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Martha Annie King Pattison
By Telitha E. Pattison Cooper, her granddaughter
and recorded by Nellie Cooper Rogers

When I was a little girl, we lived in Georgia. My Grandmother, Martha Annie King Pattison lived with us. My Papa's name was Robert William Pattison. He was the only son of my grandmother. Mama always called him Billy.
    Papa saw that Grandma had a room all her own. I can remember that it was the happiest days of my life when, once in a while, I could sleep with grandma. It was wonderful to be that close to her. I thought my grandmother, Martha Annie King Pattison, was the most ideal person and so very beautiful. She had such a sweet jolly disposition.
   Papa, was a foreman on a cotton plantation, being over a group of Negroes. We lived on Barebin Plantation where I was born, later moving to Kilemoky Plantation. Later we returned to Barebin.
   On these plantations, our family raised all the corn, sweet potatoes and vegetables we needed. We had chicken, geese, duck and made pillows and feather beds (mattress) from their feathers. We also had turkeys, and cows. The cows furnished our milk, butter and cheese. We raised sugar cane from which we secured syrup.
   Mama's sister, my Aunt Mary Waller Merrimon, was a widow and lived with us with her daughter, Martha. With Aunt Mary, my cousin, Martha, and my Grandmother Pattison living with them, it was hard for my father (Billy) to do his job as an overseer and to find time to raise the crops and animals for food for our family. With so many to feed, some one had to help with the outside work so that more could be done.
   Grandmother was very old and lame and could not help. And it would not have been proper for Aunt Mary to go out and work with Papa, (Billy), so mama, (Emma) went out to the fields to help raise food for the family, and left Aunt Mary to do the house work and take care of the children.

No Tattling
By Telitha E. Pattison Cooper
   Of course, Aunt Mary would often have to correct us children, and then we would run to Grandmother with their troubles. When we children would come running into grandma's room telling her something against Aunt Mary, something Mary had done to displease us, Grandma Pattison would put her small hand out and say, "SH! Don't talk about anybody. She is a good woman." Grandmother did not believe in the least bit of gossip, and wouldn't let us children even indulge in tattling.
A Shiny Bucket
By Telitha E. Pattison Cooper
Grandma always brought me something when she came home after a visit to some of her relatives, an apple or something. When we came home and the house smelled of apples, we would all cry, "Grandma is home!"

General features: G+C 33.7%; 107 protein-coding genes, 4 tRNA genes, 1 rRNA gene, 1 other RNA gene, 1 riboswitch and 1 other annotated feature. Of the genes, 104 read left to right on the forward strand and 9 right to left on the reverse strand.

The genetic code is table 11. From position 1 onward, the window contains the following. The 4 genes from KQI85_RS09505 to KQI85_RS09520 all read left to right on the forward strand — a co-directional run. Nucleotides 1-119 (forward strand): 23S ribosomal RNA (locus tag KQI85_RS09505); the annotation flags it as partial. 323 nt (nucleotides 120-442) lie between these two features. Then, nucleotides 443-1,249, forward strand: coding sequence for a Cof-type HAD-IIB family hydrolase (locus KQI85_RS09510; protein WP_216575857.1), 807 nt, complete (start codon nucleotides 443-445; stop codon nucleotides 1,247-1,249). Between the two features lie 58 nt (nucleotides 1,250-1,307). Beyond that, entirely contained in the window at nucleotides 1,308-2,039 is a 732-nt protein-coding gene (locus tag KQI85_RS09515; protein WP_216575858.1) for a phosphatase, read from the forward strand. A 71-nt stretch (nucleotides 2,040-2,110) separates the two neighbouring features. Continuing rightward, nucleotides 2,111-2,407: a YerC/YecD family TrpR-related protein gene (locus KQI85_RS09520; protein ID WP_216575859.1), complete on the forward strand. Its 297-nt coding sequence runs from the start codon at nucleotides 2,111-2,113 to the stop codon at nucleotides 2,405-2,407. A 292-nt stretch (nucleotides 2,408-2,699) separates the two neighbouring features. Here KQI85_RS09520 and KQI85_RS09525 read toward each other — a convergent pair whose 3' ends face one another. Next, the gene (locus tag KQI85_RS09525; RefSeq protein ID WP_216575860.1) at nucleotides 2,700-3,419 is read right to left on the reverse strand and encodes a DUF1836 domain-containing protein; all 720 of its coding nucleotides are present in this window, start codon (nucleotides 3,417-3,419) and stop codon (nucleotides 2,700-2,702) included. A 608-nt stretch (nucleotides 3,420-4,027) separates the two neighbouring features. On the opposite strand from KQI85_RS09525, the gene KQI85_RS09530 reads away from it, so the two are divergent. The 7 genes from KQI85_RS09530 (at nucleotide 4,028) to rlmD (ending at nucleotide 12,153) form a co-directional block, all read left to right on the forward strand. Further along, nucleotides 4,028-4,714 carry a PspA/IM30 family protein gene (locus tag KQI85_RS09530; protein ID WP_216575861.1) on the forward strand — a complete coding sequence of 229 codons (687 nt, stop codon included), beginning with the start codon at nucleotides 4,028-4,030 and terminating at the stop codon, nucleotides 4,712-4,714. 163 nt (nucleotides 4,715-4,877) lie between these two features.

One time she brought me a little shiny bucket with a lid. It was about the size of a number two tomato can and had once held lard. I thought it was the most beautiful bucket I had ever seen. My sister Mary wanted this bucket so badly that she came running in one time and said to mother, "If Honey (that was my nickname) dies, I'll get this little bucket." Now, I was ill a lot as a child and several times they did not think I would live. So, my sister, being a child, also thought of this when she wanted the bucket.

Grandma's Pipe
By Telitha E. Pattison Cooper
      We knew nothing of the Mormon Church at this time, and my grandmother smoked a pipe, as a great many women her age did. When she wanted her pipe lit, she would always let us kids, Dennis, my brother, or me light it for her. We thought that was a great privilege.

I Nearly Died
By Telitha E. Pattison Cooper
   My grandmother raised me on coffee. As I said before, I was sick a lot and my grandmother thought that a little coffee whenever I wanted it, helped me. In fact, she claimed, that coffee was what kept me alive as I was a premature baby. When I was born my mother was so ill and weak that she had no nourishment for me, she couldn't nurse me, so sweetened milk and coffee was the first thing I ever tasted. We had a spinning wheel and either grandmother or Aunt Mary was at the spinning wheel most of the time. I came up one day and saw what I thought was coffee in a saucer on the spinning, wheel. I picked it up and drank it. It was lye water made from ashes. My mother did not think I swallowed any of it, but I was out of my head for a long time. The lye almost ate my mouth out.
   Grandmother thought "her baby" was going to die and she was very worried. They all tried to pour cream and anything else they could think of that might help, down me to try to save me.
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